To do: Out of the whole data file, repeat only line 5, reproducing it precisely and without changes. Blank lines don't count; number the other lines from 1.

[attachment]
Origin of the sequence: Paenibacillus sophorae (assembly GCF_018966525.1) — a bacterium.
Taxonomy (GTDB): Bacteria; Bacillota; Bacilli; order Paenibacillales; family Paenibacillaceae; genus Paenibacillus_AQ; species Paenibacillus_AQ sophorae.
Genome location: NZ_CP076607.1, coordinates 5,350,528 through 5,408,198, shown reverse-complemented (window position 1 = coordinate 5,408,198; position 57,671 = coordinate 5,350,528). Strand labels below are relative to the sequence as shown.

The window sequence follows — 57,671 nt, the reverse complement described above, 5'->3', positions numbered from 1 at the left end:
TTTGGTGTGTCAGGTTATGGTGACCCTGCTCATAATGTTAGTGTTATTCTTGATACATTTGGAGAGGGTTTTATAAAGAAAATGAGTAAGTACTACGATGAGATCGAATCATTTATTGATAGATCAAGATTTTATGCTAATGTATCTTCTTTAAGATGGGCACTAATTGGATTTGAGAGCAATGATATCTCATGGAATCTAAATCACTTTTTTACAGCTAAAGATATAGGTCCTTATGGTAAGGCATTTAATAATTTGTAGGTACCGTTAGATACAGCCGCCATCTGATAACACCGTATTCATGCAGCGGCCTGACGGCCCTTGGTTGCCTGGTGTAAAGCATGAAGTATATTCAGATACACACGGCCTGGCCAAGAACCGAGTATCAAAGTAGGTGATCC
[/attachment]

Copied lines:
TTTGGTGTGTCAGGTTATGGTGACCCTGCTCATAATGTTAGTGTTATTCTTGATACATTTGGAGAGGGTTTTATAAAGAAAATGAGTAAGTACTACGATGAGATCGAATCATTTATTGATAGATCAAGATTTTATGCTAATGTATCTTCTTTAAGATGGGCACTAATTGGATTTGAGAGCAATGATATCTCATGGAATCTAAATCACTTTTTTACAGCTAAAGATATAGGTCCTTATGGTAAGGCATTTAATAATTTGTAGGTACCGTTAGATACAGCCGCCATCTGATAACACCGTATTCATGCAGCGGCCTGACGGCCCTTGGTTGCCTGGTGTAAAGCATGAAGTATATTCAGATACACACGGCCTGGCCAAGAACCGAGTATCAAAGTAGGTGATCC